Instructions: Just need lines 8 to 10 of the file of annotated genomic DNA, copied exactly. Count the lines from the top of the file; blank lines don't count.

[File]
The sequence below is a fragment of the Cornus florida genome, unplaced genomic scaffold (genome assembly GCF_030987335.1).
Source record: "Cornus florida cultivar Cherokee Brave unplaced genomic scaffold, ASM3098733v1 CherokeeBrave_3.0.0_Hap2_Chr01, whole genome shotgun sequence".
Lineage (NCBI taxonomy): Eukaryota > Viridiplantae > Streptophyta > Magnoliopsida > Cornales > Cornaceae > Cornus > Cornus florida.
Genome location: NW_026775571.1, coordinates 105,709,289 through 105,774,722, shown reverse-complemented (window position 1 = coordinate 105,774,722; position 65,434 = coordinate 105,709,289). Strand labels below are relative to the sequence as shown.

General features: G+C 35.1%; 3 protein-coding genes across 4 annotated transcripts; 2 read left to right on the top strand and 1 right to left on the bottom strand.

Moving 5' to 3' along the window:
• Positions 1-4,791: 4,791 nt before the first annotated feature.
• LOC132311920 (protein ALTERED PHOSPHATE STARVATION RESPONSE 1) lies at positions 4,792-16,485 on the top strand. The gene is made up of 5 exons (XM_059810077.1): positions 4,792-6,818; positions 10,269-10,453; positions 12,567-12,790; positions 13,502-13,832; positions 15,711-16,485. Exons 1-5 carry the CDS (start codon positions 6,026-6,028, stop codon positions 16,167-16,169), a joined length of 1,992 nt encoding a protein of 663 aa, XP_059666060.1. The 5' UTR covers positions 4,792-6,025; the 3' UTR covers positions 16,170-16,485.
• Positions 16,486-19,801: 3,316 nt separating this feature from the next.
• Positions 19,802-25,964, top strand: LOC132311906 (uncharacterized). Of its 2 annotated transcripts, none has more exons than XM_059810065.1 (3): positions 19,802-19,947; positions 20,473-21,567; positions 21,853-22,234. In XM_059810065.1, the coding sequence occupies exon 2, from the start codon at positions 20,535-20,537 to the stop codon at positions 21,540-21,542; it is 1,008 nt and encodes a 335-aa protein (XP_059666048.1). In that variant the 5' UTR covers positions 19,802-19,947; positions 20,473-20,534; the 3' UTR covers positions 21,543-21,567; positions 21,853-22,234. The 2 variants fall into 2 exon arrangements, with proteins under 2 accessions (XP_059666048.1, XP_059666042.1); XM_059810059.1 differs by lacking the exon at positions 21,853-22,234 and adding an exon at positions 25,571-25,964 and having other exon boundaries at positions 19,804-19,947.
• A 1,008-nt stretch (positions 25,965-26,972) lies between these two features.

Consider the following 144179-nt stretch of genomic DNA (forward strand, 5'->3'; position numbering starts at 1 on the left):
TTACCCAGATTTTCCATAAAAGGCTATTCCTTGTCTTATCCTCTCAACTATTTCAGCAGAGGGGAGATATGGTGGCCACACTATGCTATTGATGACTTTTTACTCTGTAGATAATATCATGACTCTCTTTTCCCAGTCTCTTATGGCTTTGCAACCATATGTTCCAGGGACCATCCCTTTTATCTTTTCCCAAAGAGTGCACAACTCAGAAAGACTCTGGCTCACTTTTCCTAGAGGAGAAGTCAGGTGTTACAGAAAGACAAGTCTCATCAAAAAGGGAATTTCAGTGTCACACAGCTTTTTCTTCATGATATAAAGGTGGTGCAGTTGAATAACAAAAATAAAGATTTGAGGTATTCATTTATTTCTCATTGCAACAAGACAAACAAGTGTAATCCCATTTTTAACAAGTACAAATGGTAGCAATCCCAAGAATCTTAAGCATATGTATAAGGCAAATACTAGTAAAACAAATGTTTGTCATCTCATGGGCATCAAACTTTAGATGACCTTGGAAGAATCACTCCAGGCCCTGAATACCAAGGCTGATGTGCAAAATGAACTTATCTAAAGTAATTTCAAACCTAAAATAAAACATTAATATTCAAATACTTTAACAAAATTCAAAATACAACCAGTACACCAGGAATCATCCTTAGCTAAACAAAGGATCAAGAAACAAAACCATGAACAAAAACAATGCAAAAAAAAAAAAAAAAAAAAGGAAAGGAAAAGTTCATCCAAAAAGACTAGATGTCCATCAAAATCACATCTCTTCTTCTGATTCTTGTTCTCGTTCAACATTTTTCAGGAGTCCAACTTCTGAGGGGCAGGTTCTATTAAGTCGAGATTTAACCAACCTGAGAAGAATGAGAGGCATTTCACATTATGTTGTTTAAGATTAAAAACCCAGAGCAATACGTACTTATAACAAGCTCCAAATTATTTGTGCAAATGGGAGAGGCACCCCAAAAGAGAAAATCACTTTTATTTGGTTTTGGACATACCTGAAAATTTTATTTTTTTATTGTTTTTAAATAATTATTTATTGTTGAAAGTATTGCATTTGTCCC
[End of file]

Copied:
• LOC132311920 (protein ALTERED PHOSPHATE STARVATION RESPONSE 1) lies at positions 4,792-16,485 on the top strand. The gene is made up of 5 exons (XM_059810077.1): positions 4,792-6,818; positions 10,269-10,453; positions 12,567-12,790; positions 13,502-13,832; positions 15,711-16,485. Exons 1-5 carry the CDS (start codon positions 6,026-6,028, stop codon positions 16,167-16,169), a joined length of 1,992 nt encoding a protein of 663 aa, XP_059666060.1. The 5' UTR covers positions 4,792-6,025; the 3' UTR covers positions 16,170-16,485.
• Positions 16,486-19,801: 3,316 nt separating this feature from the next.
• Positions 19,802-25,964, top strand: LOC132311906 (uncharacterized). Of its 2 annotated transcripts, none has more exons than XM_059810065.1 (3): positions 19,802-19,947; positions 20,473-21,567; positions 21,853-22,234. In XM_059810065.1, the coding sequence occupies exon 2, from the start codon at positions 20,535-20,537 to the stop codon at positions 21,540-21,542; it is 1,008 nt and encodes a 335-aa protein (XP_059666048.1). In that variant the 5' UTR covers positions 19,802-19,947; positions 20,473-20,534; the 3' UTR covers positions 21,543-21,567; positions 21,853-22,234. The 2 variants fall into 2 exon arrangements, with proteins under 2 accessions (XP_059666048.1, XP_059666042.1); XM_059810059.1 differs by lacking the exon at positions 21,853-22,234 and adding an exon at positions 25,571-25,964 and having other exon boundaries at positions 19,804-19,947.